Over the last two years, there have been four different elections because of the turmoil within the country. Since 2019, no one – not the current prime minister, Benjamin Netanyahu, nor the leaders of any of the opposition parties – has been able to gain the support of the majority needed to form a government.
How do Israeli elections work?
- When Israelis vote, they don’t actually vote for an individual. Instead, they vote for a party and, once all the votes are counted, the 120 seats in the Israeli parliament get divided up according to the support each party has received.
- There are more than a dozen different political parties and none of them have ever gained control of even half of the parliament. Because of this, parties are forced to form coalitions to get things done.
- The parliament, which in Israel is known as the Knesset, is the group put in charge of choosing the president every seven years.
- Whenever a new Knesset is elected, the president chooses a member of it, usually the leader of the party with the most control, to try and gain the majority of support from the parliament necessary to form a government.
- If that person successfully creates a coalition government with a majority of the Knesset (i.e, at least 61 of the 120 members), they then become prime minister. If not, then the leader of the next biggest party gets the chance to try.
Why has Israel had so many elections recently?
- One of the things that both the president and the Knesset have the power to do is call for an election. An election can also be triggered if the parliament can’t manage to pass Israel’s annual budget.
- Over the last two years, there have been four different elections because of the turmoil within the country. Since 2019, no one – not the current prime minister, Benjamin Netanyahu, nor the leaders of any of the opposition parties – has been able to gain the support of the majority needed to form a government.
- What that’s done is created a sort of endless cycle of elections that has moved around the number of seats controlled by various parties in parliament. The current prime minister then tries to form a coalition and fails, then each consecutive leader tries to form a coalition until eventually, the budget doesn’t get passed and another election is triggered.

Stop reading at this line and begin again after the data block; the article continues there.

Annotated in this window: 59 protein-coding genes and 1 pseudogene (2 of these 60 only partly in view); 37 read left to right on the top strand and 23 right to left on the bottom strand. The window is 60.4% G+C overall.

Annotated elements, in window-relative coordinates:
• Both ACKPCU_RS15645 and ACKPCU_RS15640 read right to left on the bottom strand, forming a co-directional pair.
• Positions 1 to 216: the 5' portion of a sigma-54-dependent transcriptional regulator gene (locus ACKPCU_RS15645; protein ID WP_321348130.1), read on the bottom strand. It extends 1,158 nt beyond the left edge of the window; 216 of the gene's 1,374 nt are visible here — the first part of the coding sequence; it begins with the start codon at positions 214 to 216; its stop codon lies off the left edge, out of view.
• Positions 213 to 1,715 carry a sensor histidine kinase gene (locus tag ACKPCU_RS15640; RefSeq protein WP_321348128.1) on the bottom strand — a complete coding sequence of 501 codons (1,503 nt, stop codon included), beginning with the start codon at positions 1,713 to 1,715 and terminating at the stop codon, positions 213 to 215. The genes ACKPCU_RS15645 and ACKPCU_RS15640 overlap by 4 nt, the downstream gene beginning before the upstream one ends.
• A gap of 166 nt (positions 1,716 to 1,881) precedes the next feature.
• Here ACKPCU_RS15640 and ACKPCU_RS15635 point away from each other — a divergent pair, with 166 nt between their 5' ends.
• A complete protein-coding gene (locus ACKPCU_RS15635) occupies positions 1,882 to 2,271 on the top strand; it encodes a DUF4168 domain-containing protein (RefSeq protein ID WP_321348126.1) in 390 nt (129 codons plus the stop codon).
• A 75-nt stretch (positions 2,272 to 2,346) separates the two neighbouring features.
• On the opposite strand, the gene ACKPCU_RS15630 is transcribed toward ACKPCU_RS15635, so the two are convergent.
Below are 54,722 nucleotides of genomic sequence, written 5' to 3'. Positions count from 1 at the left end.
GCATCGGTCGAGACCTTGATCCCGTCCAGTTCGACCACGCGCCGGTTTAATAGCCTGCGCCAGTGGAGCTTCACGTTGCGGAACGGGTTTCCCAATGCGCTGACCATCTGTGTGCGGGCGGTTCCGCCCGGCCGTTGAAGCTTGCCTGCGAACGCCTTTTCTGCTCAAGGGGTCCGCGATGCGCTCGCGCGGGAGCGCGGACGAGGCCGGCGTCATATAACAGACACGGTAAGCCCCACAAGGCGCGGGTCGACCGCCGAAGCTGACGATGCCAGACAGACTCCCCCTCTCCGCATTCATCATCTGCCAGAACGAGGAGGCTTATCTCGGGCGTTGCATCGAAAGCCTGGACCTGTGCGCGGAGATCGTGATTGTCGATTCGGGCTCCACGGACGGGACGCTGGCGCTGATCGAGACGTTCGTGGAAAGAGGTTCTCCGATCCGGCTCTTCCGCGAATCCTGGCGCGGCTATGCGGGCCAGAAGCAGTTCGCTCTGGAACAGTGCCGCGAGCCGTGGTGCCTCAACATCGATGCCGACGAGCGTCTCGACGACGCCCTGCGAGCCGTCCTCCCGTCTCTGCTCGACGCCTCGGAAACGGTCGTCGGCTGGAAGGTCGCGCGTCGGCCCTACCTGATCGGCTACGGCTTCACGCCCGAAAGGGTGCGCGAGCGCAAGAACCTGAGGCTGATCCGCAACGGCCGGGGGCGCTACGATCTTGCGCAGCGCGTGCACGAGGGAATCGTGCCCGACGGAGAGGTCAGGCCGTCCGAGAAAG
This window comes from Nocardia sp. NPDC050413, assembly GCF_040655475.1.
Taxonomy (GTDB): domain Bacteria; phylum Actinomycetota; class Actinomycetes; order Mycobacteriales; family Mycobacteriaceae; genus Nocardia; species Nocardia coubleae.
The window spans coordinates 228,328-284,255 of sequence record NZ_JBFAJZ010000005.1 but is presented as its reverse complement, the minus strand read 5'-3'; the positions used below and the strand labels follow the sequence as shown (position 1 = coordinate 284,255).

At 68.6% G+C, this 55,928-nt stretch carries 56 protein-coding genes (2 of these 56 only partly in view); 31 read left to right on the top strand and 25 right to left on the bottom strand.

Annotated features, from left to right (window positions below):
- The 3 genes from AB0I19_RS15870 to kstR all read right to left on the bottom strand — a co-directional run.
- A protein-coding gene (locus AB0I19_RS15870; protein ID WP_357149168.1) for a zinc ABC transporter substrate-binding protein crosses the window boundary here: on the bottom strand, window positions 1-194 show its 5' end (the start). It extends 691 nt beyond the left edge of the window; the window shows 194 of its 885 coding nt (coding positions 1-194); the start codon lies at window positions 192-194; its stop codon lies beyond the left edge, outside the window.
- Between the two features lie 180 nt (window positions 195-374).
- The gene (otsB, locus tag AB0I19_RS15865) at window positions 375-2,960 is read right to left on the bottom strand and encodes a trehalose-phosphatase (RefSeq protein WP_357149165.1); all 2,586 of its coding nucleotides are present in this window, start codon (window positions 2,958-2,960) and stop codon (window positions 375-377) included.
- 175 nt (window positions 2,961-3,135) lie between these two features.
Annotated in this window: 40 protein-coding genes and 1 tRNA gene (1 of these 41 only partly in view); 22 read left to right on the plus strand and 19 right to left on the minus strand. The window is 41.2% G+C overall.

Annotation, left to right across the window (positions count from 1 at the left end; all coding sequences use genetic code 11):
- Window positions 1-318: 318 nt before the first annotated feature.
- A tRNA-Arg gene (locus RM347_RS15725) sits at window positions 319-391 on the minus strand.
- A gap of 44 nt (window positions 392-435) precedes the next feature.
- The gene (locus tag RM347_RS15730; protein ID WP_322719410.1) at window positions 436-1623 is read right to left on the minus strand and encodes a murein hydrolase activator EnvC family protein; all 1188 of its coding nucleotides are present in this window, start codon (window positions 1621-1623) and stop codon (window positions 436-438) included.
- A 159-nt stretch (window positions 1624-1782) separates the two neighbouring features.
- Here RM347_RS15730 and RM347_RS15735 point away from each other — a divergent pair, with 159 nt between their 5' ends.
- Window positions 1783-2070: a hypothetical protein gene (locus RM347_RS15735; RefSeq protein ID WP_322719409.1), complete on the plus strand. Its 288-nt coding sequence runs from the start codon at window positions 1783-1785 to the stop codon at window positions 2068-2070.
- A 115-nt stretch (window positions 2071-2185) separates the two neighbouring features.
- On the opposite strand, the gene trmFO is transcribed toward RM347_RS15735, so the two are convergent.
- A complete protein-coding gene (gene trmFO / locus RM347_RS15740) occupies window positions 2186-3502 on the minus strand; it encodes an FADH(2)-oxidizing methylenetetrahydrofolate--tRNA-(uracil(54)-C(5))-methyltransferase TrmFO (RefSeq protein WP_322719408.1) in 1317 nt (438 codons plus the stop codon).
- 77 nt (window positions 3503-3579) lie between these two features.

- This cycle has also allowed Netanyahu to take advantage of a loophole that allows him to stay in power if a new election is triggered from budget issues, rather than being called by the parliament or the president.
What’s changed recently?
- If the deal formalizing the coalition succeeds, the new Israeli government isn’t expected to handle highly controversial issues like Israeli-Palestinian relations because of the ideological differences within the coalition. Instead, it will likely focus on things like the budget, the economy and infrastructure.
- This week, it was announced that a deal had been reached with a wide array of Israeli opposition parties to form a government that would oust Netanyahu, who is the longest serving prime minister in Israel’s history.
- The announcement is a big deal largely because it was possible thanks to the support of a right wing party led by Israel’s former defense minister, Naftali Bennett.
- Bennett was formerly a close ally of Netanyahu’s and it would be nearly impossible for Netanyahu to create a coalition government without the support of Bennett and his party.
- As it stands it appears likely that Bennett will become the prime minister until 2023 when Yair Lapid, the leader of the opposition centrist party, will take over.
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